CEO and Founder of Kruze Consulting
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Yes, even bootstrapped pre-revenue startups that lose money must pay taxes. You might not be subject to Income Taxes (which are based on profitability) but you will still be subject to a wide variety of other taxes which aren’t always connected to Revenue.
To start, here are 4 Startup Tax Calendars, based on metro:
Quick caveat though, these startup tax checklists aren’t complete. There are actually a bunch of taxes out there, some of which may or may not apply to you (depending on your unique circumstances, of course).
Here’s a list of just some of the different types of taxes out there that you may need to consider:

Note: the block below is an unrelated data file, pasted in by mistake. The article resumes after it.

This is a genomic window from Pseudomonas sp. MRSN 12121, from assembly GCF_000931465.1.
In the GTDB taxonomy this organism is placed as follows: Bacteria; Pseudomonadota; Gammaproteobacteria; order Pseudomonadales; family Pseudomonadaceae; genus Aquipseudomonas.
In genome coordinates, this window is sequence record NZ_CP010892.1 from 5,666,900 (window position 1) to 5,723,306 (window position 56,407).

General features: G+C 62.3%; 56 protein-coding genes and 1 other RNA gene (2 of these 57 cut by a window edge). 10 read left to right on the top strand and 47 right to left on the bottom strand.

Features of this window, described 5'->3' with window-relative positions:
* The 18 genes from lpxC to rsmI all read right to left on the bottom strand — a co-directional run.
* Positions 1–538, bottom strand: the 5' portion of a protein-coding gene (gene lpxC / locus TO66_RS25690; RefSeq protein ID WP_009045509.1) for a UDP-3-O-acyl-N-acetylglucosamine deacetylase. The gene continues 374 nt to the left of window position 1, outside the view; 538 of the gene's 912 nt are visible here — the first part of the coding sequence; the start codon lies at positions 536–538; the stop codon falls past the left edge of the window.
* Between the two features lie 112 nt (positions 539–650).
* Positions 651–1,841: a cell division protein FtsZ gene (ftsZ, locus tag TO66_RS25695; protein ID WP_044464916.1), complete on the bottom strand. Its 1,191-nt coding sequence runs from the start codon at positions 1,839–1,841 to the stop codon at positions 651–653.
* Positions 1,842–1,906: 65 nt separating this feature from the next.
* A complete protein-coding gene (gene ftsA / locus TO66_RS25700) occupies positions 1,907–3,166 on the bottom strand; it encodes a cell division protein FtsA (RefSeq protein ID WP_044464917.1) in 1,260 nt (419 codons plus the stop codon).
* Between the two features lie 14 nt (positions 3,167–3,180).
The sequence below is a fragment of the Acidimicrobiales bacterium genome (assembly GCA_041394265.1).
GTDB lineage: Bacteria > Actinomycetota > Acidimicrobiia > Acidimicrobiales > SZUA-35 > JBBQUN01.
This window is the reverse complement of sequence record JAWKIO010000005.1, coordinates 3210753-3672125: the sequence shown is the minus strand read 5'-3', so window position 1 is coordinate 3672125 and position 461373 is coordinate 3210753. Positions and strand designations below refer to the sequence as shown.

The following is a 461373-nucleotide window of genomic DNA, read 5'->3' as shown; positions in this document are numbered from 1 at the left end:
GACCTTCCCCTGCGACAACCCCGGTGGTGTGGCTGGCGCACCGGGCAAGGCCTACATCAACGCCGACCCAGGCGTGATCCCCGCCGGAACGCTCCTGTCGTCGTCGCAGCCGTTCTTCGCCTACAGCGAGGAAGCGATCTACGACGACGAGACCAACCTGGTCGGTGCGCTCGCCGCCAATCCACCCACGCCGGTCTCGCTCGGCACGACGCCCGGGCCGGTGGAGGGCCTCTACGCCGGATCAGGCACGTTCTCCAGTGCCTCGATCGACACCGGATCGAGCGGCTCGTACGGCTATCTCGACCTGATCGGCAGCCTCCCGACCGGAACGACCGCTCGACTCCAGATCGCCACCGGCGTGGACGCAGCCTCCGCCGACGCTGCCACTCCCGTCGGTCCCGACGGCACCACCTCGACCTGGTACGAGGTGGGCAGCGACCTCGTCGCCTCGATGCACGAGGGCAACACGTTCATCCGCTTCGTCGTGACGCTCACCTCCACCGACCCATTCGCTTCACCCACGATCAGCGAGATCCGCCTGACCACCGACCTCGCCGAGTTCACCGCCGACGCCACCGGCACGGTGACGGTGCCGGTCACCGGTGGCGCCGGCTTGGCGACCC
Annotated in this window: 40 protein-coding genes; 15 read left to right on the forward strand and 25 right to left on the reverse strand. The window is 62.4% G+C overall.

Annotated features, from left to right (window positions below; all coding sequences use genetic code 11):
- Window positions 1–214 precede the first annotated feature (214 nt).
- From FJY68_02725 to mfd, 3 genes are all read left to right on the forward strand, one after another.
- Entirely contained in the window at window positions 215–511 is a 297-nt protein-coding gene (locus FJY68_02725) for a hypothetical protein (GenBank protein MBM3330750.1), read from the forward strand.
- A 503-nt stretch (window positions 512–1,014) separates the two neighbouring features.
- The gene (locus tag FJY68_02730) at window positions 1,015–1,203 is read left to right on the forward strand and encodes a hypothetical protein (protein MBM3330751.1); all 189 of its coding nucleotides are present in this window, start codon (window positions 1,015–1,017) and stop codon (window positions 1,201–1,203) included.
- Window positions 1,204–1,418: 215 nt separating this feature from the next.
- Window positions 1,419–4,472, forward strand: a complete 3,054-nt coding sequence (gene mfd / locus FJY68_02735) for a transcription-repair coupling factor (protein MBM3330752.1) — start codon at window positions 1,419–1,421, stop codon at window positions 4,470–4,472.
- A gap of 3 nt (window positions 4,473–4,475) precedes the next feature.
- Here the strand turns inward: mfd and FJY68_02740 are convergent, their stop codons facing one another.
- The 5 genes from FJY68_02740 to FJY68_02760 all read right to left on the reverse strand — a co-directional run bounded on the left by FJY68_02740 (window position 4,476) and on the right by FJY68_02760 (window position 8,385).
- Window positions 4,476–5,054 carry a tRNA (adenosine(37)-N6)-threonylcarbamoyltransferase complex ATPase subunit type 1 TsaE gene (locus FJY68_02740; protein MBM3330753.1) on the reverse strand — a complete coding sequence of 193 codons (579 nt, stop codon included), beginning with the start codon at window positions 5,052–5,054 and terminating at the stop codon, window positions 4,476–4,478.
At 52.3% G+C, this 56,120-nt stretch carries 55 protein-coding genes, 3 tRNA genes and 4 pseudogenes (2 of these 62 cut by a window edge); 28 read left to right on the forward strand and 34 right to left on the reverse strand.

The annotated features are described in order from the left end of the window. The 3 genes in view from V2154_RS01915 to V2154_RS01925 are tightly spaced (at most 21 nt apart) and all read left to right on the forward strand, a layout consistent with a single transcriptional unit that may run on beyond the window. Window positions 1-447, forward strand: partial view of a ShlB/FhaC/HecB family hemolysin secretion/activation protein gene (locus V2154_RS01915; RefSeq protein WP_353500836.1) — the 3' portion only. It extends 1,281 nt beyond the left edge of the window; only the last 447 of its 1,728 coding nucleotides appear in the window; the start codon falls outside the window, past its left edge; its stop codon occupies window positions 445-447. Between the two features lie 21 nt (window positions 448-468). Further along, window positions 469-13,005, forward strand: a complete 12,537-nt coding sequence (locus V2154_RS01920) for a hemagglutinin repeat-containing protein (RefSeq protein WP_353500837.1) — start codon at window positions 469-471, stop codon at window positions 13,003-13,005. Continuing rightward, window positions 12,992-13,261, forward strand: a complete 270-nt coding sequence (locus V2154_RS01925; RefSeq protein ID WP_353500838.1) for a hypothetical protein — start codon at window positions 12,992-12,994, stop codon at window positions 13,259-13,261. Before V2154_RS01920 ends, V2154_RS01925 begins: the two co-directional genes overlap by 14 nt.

A very common misconception is that the CPA or firm that filed your annual tax return (the 1120) will have taken care of all these types of taxes: that is never the case!! It is always the CEO’s responsibility to make sure that these taxes are addressed and paid on time. Granted, a CEO can only know so much… and the CPA can only guess as to which types of taxes a company might be subject to. Hence, it’s really important to sit down with a CPA to make sure that all bases are covered based on your company’s unique situation.
In the United States, when a company sells share to a venture capital firm, this is not considered a taxable event. This is NOT the same as when a founder or current equity holder sells their shares - in that case, there are capital gains that may be taxed (although QSBS may help the seller avoid paying capital gains).
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